So it was super rewarding to hear from an Urbanathlete who participated in New York, posting a strong finish in 2011, and being flat-out otherworldly in 2012 (there’s something to be said for setting goals). She clearly brings perspective to the table that I don’t have, and I asked if she wouldn’t mind sharing some of her own 2012 Urbanathlon experience or tips, which she was more than happy to accommodate.

So with timing chips well past the 2012 race, and our gaze now locked in on 2013, here are a few remaining Urbanathlon thoughts as well as forward-looking training suggestions from one high-performing Urbanathlete:

(Note: I broke these out in paragraphs for the sake of readability on the blog, but her words are left nearly verbatim)

An amazing turnout in New York (photo courtesy @menshealthmag Instagram)

An amazing turnout in New York (photo courtesy @menshealthmag Instagram)

Training in the Months Ahead

“Speed and endurance training is the number one element to a successful Urbanathlon. For women especially, speed can be a tradeoff for strength. It took me a long time to get through certain obstacles that require upper body strength (the marine hurdles in New York came very cruelly around the 8 mile mark). I spent the entire race outrunning men who would catch and pass me at certain obstacles and then I would have to catch up again.”

“That being said, I did increase my strength training this year and recommend that people take a few boot camp classes (find a boot camp that has an obstacle course) to get the feel for climbing a wall, monkey bars, etc. By getting access to obstacles you can find what works best for you: for example, I know that to get over the walls I need to come to a complete stop at a wall, get close, and then jump as high as I can, placing one forearm flat on the top of the wall, and using the other hand to push up, similar to pulling yourself out of a pool.”

Prepare for beasts like marine hurdles and Citi Field. (photo courtesy @menshealthmag Instagram)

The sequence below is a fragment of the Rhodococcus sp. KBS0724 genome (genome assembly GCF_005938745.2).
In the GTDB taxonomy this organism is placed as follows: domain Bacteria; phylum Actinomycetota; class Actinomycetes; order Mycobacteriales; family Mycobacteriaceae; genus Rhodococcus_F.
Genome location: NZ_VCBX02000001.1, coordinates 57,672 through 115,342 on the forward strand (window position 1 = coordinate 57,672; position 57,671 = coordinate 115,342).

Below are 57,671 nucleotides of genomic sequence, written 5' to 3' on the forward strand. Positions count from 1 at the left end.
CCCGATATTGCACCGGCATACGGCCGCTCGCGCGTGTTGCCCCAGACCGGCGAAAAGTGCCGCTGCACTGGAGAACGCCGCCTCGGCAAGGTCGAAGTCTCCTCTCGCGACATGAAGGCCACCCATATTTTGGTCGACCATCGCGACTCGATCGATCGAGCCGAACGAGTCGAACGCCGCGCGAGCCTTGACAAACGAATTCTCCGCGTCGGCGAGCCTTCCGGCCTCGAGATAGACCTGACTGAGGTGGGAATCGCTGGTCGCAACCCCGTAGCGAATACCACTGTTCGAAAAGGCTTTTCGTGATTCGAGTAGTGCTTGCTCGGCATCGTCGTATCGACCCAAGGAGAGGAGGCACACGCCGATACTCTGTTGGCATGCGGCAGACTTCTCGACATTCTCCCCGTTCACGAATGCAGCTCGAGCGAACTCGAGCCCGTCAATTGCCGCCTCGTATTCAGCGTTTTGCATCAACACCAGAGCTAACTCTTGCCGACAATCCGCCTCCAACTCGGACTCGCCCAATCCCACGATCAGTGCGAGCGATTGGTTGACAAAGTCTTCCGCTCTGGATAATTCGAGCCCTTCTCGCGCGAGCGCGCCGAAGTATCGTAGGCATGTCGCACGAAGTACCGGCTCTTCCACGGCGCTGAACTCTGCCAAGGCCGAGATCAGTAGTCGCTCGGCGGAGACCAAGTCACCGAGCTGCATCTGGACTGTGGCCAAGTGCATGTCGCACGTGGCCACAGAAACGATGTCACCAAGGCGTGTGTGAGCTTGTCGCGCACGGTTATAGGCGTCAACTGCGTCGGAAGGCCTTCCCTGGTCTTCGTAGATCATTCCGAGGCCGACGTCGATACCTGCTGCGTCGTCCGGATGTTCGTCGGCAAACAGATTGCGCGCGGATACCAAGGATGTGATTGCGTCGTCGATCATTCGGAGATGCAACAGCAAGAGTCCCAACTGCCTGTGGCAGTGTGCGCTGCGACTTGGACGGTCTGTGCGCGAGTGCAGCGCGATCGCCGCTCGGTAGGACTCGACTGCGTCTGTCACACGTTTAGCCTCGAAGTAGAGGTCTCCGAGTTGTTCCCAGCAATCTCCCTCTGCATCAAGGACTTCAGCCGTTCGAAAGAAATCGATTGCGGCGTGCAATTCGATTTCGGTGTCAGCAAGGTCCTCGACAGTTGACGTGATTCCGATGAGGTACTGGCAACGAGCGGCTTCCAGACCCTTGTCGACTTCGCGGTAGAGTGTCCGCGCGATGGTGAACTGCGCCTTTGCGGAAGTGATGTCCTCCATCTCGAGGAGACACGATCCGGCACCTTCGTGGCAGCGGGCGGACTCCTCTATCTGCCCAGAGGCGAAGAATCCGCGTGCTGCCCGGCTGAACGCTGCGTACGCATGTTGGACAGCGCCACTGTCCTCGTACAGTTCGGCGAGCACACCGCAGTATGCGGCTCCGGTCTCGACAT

Speed and endurance give you your best shot at a top finish, but there are things you can do now to prepare for beasts like marine hurdles and Citi Field. (photo courtesy @menshealthmag Instagram)

Hydration Habits

“Another lesson I learned last year; you must stop and refuel. In 2011, I did not stop (the New York course is about 9.5 miles) because I didn’t want to waste the time. Subsequently, I suffered a terrible leg cramp around mile 9. It was debilitating and cost me minutes because I could only limp along.”

“In 2012 I ate a GU and had a long drink at the 6 mile mark; probably only cost me 20 seconds. This is especially important in advance of our two climbs; first running all of the spiral ramps at Arthur Ashe stadium and then for the full on stair climb at Citi Field. I spoke with a number of participants who told me they suffered leg cramps during the stair climb; it is critical to be hydrated at that point.”

A New York-centric tip for 2013

“If there is a “crawling” obstacle near the pond (which there has been the past two years) wear gloves that you can then take off or throw away. The weather can be perfect and dry but the ground around the pond is always wet and muddy. I wore gloves for the crawl and I was happy I did, my hands were then clean and dry for the monkey bars.”